On September 29, 12 male villagers were massacred close to the village of Besagac, near Turkey’s border with Iran, by what is believed to have been a unit of the armed wing of the Kurdistan Workers’ Party (PKK).
The killing came the day after Turkey and Iraq signed an agreement to implement a series of measures against the PKK’s presence in northern Iraq. However, few of the measures are expected to have any significant impact. The Iraqi delegation refused to include a clause that would have allowed Turkish forces to enter northern Iraq in hot pursuit of PKK militants fleeing across the border (see EDM, September 28).
The Turkish media were unanimous in attributing the Iraqi refusal to include the hot pursuit clause not to the government in Baghdad, but to the Kurdistan Regional Government in the north of the country (Hurriyet, Sabah, Milliyet, Zaman, Radikal, September 29). Iraqi Kurdish officials have long warned that they would oppose any agreement that would allow the Turkish military to enter northern Iraq.
“The Kurdish parliament will not permit any violation of the borders of the region of Kurdistan,” said Kemal Kerkuki, the deputy speaker of the Kurdish assembly in Arbil (Hurriyet, October 1).
But the Besagac massacre represents the largest death toll in any single operation since the PKK launched the second phase of its insurgency in June 2004. Relatives of the slain said that they were among 14 men returning to their village from working on a water supply network when their minibus was ambushed by what are believed to have been PKK militants. The full details of the killing are still unclear. However, photographs of the minibus published in the Turkish press would appear to confirm reports that, after being forced to stop and get out of the vehicle, the passengers were sprayed with semi-automatic rifle fire. The two survivors were both wounded, one critically (Dogan News Agency, September 30).
Seven of the dead men were members of the pro-state militia known in Turkish as “Village Guards,” which has led to speculation that the assailants received intelligence that the minibus would be passing along the route where it was ambushed.
The Village Guards have been one of the most controversial instruments used by the Turkish state in its war against the PKK. Currently numbering around 60,000, the Village Guards are levied from the local rural population. Their lack of military training is usually offset by their local knowledge, particularly of the mountainous terrain in southeast Turkey, and their language skills in a predominantly Kurdish-speaking area. Although they are theoretically all volunteers, in conversation with this Jamestown correspondent, the Village Guards have frequently complained that they are left with little choice. In the most underdeveloped region of Turkey, where a large proportion of the population depends on subsistence farming, being a Village Guard is often one of the few ways of earning a wage. If they refuse to volunteer, the security forces are liable to regard the villagers as being PKK sympathizers. But if they join the Village Guards, then both they and their families automatically became targets for the PKK.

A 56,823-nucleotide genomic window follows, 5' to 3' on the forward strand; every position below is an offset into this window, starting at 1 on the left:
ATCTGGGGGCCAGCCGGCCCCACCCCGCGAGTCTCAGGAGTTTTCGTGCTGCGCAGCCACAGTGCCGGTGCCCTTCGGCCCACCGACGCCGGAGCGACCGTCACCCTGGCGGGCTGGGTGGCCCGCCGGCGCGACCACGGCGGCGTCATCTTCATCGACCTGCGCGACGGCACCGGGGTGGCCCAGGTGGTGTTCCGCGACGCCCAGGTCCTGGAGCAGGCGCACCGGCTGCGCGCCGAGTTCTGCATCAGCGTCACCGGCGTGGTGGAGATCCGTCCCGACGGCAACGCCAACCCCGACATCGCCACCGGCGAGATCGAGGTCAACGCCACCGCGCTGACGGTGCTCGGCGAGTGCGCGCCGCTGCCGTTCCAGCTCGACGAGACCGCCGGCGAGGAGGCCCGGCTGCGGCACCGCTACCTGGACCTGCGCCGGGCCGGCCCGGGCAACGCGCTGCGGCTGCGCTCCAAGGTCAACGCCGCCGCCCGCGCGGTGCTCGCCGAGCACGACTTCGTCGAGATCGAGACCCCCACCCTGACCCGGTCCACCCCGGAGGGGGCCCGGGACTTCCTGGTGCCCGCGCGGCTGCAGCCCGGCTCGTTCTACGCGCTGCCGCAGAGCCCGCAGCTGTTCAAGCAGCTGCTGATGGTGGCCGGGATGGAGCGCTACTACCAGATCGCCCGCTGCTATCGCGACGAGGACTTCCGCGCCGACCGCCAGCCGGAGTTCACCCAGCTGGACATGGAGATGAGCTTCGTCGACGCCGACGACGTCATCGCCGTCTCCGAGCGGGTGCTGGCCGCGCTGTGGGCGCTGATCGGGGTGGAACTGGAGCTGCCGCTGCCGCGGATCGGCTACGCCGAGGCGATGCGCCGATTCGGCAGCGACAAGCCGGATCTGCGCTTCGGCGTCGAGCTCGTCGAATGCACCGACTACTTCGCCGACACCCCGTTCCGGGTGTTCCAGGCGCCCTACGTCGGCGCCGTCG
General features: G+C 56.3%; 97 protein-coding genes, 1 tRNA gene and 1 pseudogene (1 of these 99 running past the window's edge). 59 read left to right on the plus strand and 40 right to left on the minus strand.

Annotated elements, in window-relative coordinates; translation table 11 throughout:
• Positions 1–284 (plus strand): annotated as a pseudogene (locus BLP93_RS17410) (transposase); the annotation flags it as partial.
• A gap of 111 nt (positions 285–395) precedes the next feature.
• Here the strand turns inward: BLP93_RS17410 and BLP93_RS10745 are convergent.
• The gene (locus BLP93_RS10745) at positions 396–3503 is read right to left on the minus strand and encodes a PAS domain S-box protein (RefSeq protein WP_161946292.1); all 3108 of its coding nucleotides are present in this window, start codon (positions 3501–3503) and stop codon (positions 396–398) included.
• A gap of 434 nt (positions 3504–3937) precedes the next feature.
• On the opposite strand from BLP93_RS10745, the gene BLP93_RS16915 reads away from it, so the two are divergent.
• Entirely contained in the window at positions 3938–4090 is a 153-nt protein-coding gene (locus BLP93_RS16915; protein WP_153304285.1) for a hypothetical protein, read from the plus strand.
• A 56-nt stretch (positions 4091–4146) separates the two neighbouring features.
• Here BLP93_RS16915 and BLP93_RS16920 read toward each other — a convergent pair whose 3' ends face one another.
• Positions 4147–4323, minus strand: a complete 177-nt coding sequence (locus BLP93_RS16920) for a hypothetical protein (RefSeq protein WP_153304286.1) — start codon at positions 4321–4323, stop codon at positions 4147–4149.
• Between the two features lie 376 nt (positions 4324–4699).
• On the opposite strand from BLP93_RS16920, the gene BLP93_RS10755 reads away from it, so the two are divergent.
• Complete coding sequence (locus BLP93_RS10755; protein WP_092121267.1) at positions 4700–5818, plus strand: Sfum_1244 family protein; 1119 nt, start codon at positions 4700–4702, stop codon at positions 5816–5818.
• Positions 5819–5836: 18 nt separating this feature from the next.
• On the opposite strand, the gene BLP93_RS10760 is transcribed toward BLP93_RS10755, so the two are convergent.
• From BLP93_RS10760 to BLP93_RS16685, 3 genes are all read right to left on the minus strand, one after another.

There have also been numerous, well-documented cases of human rights violations by the Village Guards and several occasions when some of them have used their weapons – and the expectation of de facto immunity from prosecution by the Turkish state – to settle age-old vendettas and tribal feuds.
It is also likely that, even though the evidence in the latest incident points strongly to the PKK, many of the people in the region will refuse to accept that the organization was responsible and point to the Turkish state’s long record of staging provocations that have then be blamed on the PKK.
By coincidence, a few weeks before the Besagac massacre, Erdal Sarizeybek, a retired gendarmerie colonel, published his memoirs entitled I Was Betrayed. Sarizeybek spent over a decade fighting the PKK during the first stage of its insurgency. Much of his book is devoted to complaining that the political leadership in Turkey failed to act decisively against the PKK’s foreign supporters; particularly Iran, which during the 1990s allowed PKK units to establish bases on its territory that were used to launch operations against targets inside Turkey.
But Sarizeybek also describes how the gendarmerie would sometimes strafe targets in towns in southeast Turkey and blame the attack on the PKK. They would then call the local population to a mass meeting, point to the destruction caused by the alleged “PKK attack” and demand the local people cooperate with the security forces in order to prevent any more such incidents (Erdal Sarizeybek, “Ihaneti Gordum,” Pozitif Yayinlari, September 2007).